Research News

UB, Center for Discovery partner to advance critical research of autism and other complex conditions

Group shot of faculty, staff and students of the UB Center for integrated Global Medical Sciences.

Faculty, staff and students of the UB Center for Integrated Global Biomedical Sciences

By MICHAEL ROSEN

Published January 17, 2019

“The combination of programs offered by our two centers gives us a major advantage over other known clinical research settings.”
Theresa Hamlin, associate executive director
The Center for Discovery

UB has partnered with The Center for Discovery (TCFD), a leading provider of medical and clinical care, and education services for people with complex developmental disabilities, to advance critical research in autism and other complex conditions.

The pioneering collaboration between the UB Center for Integrated Global Biomedical Sciences (CIGBS) and TCFD, a New York State Center of Excellence, will support the growth of translational research and innovation, drawing on TCFD’s comprehensive, longitudinal database and new programs.

The partnership will also focus on educating students, professionals and parents through hands-on lectures and virtual teaching; global outreach and engagement to forge collaborations through the SUNY Global Health Institute with leading universities and medical institutions around the world; development of practices and technologies for healthy living across the broad spectrum of complex conditions; and establishment of new models of care that support interpersonal treatment and successful outcomes for New York State and beyond.

“The combination of programs offered by our two centers gives us a major advantage over other known clinical research settings,” says Theresa Hamlin, associate executive director at TCFD.

“We have unprecedented individualized data on treatments, responses to interventions, as well as new technologies that will lead to innovations and breakthroughs in complex care,” Hamlin says. “The opening of our new Children’s Specialty Hospital in 2020, which will include The Research Institute for Brain and Body Health, further positions us to do the kind of research that will truly change lives.”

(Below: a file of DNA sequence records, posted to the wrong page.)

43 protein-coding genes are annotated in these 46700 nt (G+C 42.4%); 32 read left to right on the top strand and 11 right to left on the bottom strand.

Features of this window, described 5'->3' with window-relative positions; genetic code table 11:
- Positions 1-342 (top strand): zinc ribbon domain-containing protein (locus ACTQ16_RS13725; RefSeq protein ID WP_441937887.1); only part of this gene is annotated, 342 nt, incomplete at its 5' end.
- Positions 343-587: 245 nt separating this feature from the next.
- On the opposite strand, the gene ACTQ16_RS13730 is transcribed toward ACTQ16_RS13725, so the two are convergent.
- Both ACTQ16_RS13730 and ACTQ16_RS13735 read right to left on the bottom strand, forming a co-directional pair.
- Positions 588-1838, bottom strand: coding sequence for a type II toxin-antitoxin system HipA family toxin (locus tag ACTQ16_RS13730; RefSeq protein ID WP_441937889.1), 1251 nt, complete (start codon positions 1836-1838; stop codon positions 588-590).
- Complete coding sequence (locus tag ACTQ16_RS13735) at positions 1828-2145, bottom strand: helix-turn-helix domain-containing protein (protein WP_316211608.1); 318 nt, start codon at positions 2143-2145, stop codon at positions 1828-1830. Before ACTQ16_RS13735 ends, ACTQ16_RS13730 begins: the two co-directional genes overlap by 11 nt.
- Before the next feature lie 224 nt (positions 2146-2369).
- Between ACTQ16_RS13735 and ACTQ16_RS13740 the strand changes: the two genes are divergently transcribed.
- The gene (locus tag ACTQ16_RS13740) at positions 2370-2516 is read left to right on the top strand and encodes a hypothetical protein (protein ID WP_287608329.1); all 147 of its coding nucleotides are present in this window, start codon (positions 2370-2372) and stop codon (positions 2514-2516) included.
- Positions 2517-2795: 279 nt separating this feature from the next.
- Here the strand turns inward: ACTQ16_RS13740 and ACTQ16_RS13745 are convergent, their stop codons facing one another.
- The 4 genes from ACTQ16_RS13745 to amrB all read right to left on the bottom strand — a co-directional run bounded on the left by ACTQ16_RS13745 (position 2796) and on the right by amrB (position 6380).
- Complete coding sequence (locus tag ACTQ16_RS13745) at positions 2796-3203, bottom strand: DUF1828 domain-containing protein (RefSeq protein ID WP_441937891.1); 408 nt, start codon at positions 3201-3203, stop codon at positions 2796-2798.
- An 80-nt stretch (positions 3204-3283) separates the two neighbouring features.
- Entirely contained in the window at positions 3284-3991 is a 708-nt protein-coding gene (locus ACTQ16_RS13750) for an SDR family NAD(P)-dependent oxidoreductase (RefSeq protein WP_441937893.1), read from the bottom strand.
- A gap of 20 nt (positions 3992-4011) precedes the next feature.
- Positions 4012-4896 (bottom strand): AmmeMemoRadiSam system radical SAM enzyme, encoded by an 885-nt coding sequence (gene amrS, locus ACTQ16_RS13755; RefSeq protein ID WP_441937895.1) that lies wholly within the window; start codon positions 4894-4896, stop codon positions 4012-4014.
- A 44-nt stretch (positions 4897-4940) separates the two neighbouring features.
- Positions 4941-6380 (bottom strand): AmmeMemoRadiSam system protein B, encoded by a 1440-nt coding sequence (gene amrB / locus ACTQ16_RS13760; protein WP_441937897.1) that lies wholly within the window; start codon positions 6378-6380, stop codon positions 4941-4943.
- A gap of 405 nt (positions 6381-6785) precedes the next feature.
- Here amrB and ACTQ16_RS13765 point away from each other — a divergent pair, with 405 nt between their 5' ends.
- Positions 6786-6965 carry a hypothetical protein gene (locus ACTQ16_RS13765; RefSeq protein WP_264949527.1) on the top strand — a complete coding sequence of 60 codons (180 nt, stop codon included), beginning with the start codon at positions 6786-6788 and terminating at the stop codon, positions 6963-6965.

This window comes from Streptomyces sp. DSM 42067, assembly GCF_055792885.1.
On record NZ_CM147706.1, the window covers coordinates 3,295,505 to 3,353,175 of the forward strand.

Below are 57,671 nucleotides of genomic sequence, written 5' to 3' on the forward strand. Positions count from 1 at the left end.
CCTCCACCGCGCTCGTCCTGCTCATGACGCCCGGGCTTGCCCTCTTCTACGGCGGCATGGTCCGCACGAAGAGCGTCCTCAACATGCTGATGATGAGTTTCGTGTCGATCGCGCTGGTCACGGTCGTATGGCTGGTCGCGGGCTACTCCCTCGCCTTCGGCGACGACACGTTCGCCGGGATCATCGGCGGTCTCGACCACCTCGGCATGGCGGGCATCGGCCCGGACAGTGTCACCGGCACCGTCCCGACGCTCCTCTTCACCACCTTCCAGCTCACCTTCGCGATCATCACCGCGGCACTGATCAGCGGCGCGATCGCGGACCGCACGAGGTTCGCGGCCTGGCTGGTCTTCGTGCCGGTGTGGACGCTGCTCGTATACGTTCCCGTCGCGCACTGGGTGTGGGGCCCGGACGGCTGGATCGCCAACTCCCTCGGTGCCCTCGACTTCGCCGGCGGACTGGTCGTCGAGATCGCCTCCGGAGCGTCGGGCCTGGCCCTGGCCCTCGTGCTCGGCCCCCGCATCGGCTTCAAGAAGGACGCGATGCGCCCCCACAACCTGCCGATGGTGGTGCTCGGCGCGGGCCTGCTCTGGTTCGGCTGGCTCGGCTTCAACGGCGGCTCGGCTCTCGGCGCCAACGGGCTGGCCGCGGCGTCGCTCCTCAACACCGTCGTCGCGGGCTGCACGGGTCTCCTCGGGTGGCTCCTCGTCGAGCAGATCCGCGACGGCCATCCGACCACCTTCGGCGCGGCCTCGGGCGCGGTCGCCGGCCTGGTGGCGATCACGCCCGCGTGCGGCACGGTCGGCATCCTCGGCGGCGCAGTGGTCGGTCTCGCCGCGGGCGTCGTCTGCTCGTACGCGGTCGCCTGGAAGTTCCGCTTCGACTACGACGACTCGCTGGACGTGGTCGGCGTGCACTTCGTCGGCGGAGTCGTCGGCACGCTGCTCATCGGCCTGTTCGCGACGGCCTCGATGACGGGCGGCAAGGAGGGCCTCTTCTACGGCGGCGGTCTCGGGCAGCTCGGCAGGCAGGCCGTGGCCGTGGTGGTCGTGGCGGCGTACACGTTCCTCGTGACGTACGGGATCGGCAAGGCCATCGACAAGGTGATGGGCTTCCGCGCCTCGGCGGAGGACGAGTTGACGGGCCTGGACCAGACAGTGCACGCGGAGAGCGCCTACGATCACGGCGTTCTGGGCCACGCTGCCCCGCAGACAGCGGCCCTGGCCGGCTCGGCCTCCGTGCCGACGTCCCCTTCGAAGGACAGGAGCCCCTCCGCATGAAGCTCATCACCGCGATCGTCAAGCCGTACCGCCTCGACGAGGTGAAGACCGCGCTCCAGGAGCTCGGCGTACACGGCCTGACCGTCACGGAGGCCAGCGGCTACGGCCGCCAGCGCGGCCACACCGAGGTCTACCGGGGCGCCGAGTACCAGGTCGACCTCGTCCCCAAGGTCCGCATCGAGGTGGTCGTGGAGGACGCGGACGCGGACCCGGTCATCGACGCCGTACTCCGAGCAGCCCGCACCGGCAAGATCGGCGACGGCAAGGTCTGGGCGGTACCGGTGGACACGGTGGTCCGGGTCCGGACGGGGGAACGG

Adds Gene Morse, SUNY Distinguished Professor in the UB School of Pharmacy and Pharmaceutical Sciences, CIGBS director and co-director of the SUNY Global Health Institute: “We are confident that there is enormous promise for this collaboration to develop innovative clinical and translational research approaches that utilize health information technology to accelerate the evaluation of biomarkers, drug development and nutritional strategies.”

Morse also envisions synergy with the Drug Development Core at UB’s Clinical and Translational Science Institute, which will support the growing network of UB, SUNY and TCFD researchers focused on autism, cannabinoid sciences research and human genomics. The partnership includes a collaboration to examine new treatments for drug-resistant epilepsies between TCFD investigators and Jeffrey Lombardo, research assistant professor in the UB pharmacy school and CIGBS project director for global cannabinoid sciences and health information technology for patient safety.

“Collaborations like this one are vital as we search for breakthroughs to help all those living with complex conditions,” says Patrick H. Dollard, president and CEO of TCFD. “We need the thought leaders of many different disciplines to come together so we can achieve our common goal. The UB Center for Integrated Global Biomedical Sciences is the perfect partner for us.”

The collaboration is effective immediately and will be led by Hamlin and Morse.